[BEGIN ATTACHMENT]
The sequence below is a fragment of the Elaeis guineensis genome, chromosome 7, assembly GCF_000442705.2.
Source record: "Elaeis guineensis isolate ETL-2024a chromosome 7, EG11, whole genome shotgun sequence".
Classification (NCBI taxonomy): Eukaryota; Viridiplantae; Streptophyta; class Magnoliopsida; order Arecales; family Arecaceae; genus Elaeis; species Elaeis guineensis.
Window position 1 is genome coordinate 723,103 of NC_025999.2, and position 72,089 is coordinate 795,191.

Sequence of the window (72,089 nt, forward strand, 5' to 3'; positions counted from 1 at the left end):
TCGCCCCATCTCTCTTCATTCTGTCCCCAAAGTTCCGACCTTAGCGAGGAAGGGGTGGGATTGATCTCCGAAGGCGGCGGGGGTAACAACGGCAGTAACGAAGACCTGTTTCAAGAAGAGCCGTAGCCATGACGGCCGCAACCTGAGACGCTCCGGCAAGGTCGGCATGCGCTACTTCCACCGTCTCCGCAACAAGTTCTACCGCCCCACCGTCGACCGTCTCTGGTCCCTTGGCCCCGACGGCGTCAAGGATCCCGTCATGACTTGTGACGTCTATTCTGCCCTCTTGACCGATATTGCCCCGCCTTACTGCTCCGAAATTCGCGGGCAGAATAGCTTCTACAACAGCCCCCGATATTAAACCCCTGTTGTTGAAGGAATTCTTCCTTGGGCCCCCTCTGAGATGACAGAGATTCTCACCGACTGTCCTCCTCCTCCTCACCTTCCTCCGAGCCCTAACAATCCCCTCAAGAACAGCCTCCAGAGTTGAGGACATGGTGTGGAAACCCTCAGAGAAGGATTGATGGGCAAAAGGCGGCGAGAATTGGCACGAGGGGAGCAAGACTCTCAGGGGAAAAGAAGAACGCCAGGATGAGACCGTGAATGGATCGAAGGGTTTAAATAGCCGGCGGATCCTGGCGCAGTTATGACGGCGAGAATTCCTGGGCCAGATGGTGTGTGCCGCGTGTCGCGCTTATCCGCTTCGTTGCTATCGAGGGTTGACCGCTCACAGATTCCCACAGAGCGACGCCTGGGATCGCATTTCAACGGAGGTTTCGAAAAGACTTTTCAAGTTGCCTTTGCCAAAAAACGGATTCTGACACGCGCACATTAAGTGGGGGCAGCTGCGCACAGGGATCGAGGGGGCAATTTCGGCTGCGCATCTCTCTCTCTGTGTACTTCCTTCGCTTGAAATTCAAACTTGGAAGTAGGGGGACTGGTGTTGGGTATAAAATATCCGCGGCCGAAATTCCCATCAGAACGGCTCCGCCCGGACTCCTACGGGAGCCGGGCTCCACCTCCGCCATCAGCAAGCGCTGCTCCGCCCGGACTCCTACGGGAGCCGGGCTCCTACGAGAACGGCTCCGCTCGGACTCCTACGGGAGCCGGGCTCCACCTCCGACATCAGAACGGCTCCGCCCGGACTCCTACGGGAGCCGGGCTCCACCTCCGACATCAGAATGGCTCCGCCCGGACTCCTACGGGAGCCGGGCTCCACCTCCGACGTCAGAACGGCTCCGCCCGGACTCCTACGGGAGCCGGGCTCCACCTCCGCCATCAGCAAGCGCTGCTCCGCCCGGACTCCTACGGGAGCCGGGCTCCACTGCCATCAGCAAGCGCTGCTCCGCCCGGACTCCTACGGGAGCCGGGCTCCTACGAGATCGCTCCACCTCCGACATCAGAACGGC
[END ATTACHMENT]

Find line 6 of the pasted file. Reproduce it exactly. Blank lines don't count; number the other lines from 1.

TCGCCCCATCTCTCTTCATTCTGTCCCCAAAGTTCCGACCTTAGCGAGGAAGGGGTGGGATTGATCTCCGAAGGCGGCGGGGGTAACAACGGCAGTAACGAAGACCTGTTTCAAGAAGAGCCGTAGCCATGACGGCCGCAACCTGAGACGCTCCGGCAAGGTCGGCATGCGCTACTTCCACCGTCTCCGCAACAAGTTCTACCGCCCCACCGTCGACCGTCTCTGGTCCCTTGGCCCCGACGGCGTCAAGGATCCCGTCATGACTTGTGACGTCTATTCTGCCCTCTTGACCGATATTGCCCCGCCTTACTGCTCCGAAATTCGCGGGCAGAATAGCTTCTACAACAGCCCCCGATATTAAACCCCTGTTGTTGAAGGAATTCTTCCTTGGGCCCCCTCTGAGATGACAGAGATTCTCACCGACTGTCCTCCTCCTCCTCACCTTCCTCCGAGCCCTAACAATCCCCTCAAGAACAGCCTCCAGAGTTGAGGACATGGTGTGGAAACCCTCAGAGAAGGATTGATGGGCAAAAGGCGGCGAGAATTGGCACGAGGGGAGCAAGACTCTCAGGGGAAAAGAAGAACGCCAGGATGAGACCGTGAATGGATCGAAGGGTTTAAATAGCCGGCGGATCCTGGCGCAGTTATGACGGCGAGAATTCCTGGGCCAGATGGTGTGTGCCGCGTGTCGCGCTTATCCGCTTCGTTGCTATCGAGGGTTGACCGCTCACAGATTCCCACAGAGCGACGCCTGGGATCGCATTTCAACGGAGGTTTCGAAAAGACTTTTCAAGTTGCCTTTGCCAAAAAACGGATTCTGACACGCGCACATTAAGTGGGGGCAGCTGCGCACAGGGATCGAGGGGGCAATTTCGGCTGCGCATCTCTCTCTCTGTGTACTTCCTTCGCTTGAAATTCAAACTTGGAAGTAGGGGGACTGGTGTTGGGTATAAAATATCCGCGGCCGAAATTCCCATCAGAACGGCTCCGCCCGGACTCCTACGGGAGCCGGGCTCCACCTCCGCCATCAGCAAGCGCTGCTCCGCCCGGACTCCTACGGGAGCCGGGCTCCTACGAGAACGGCTCCGCTCGGACTCCTACGGGAGCCGGGCTCCACCTCCGACATCAGAACGGCTCCGCCCGGACTCCTACGGGAGCCGGGCTCCACCTCCGACATCAGAATGGCTCCGCCCGGACTCCTACGGGAGCCGGGCTCCACCTCCGACGTCAGAACGGCTCCGCCCGGACTCCTACGGGAGCCGGGCTCCACCTCCGCCATCAGCAAGCGCTGCTCCGCCCGGACTCCTACGGGAGCCGGGCTCCACTGCCATCAGCAAGCGCTGCTCCGCCCGGACTCCTACGGGAGCCGGGCTCCTACGAGATCGCTCCACCTCCGACATCAGAACGGC